Volkswagen: Diesel scandal costs 28 billion so far

Volkswagen: Diesel scandal costs 28 billion so far

No sympathy for sample-declaring action

In 2015 the diesel scandal broke through the Wolfsburg car manufacturer Volkswagen. Since then, hardly a week has passed in which there have been no new headlines about it, even about other manufacturers. Now the carmaker has announced how high the costs have been so far.

VW board member Hiltrud Werner told the Handelsblatt that legal costs alone are in the three-digit billion range. According to her, the bottom line of the scandal was 28 billion euros.

Lawyer’s fees will continue to rise

And costs could rise even further this year. In Germany alone, hundreds of thousands of people have joined a model indictment. They want to receive damages for their vehicles affected by the exhaust scandal. The lawsuits relate not only to the VW brand, but also to Audi, Skoda and Seat. The lawyer’s fees in particular are therefore likely to continue to rise. Werner said that she expected “a year full of work for our lawyers and the law firms we have mandated”.

However, the manager did not show understanding for the class action lawsuit: “From our point of view, there is no legal basis for customer lawsuits. She went on to explain to the Handelsblatt: “In our opinion, the clients have suffered neither losses nor damages. The vehicles are safe and ready to drive”.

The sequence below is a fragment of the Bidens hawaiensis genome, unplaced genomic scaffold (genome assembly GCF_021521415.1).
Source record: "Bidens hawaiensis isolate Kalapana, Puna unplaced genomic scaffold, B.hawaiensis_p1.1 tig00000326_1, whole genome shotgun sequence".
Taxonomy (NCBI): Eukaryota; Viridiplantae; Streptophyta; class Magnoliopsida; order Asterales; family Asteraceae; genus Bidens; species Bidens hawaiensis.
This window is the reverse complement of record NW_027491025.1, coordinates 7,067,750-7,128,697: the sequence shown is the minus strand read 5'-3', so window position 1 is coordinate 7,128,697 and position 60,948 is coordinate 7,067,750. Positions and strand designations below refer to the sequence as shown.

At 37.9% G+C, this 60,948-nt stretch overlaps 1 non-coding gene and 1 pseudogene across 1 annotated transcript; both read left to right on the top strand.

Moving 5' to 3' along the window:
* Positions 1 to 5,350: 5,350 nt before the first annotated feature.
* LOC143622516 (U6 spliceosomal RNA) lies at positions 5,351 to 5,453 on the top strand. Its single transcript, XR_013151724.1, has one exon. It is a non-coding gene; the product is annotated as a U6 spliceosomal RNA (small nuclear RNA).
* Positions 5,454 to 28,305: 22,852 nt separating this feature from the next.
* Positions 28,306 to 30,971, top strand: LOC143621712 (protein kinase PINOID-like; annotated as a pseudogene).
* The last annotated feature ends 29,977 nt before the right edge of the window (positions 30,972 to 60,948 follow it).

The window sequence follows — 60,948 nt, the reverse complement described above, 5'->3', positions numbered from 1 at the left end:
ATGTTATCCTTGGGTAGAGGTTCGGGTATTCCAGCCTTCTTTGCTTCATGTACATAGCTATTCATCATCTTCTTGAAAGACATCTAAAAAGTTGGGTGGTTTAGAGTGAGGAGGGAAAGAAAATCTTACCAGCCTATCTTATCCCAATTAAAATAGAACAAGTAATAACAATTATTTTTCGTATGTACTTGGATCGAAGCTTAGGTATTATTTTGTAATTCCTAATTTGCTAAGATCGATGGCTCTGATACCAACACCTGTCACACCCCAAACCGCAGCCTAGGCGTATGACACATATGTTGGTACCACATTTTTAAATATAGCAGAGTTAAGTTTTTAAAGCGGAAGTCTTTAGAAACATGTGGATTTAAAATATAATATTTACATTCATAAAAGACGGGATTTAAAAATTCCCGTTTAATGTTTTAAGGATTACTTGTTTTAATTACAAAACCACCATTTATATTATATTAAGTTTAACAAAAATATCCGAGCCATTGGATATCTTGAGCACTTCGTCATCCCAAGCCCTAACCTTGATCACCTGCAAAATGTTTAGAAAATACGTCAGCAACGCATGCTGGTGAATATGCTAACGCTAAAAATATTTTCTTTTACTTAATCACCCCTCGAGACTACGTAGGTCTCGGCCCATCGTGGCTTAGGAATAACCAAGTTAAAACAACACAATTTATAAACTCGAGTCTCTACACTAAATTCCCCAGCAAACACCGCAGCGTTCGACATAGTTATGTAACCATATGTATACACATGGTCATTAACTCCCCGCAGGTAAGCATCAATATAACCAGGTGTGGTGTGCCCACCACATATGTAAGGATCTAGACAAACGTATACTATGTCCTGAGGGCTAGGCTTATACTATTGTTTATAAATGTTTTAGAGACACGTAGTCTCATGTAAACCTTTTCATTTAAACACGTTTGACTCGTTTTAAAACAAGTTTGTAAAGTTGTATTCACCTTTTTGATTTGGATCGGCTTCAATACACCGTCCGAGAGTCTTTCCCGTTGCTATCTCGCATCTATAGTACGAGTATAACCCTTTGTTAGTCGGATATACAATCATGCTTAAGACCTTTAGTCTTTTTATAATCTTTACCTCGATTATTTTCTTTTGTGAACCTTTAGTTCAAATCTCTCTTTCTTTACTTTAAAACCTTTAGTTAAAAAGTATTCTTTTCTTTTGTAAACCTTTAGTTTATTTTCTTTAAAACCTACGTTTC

11 million Volkswagen cars affected

The scandal in the USA began in autumn 2015. At that time, Volkswagen admitted to the US authorities that it had installed manipulated software in vehicles. This affected around eleven million diesel-powered cars worldwide. The company wanted to falsify the emission values of the cars by manipulating them.

Two years ago, when Werner took over the area of law and integrity, she said: “We have to take back the old VW arrogance. We must lower our trousers and not gloss over anything.”

Perhaps the costs of billions have changed the view of the manager’s diesel scandal.

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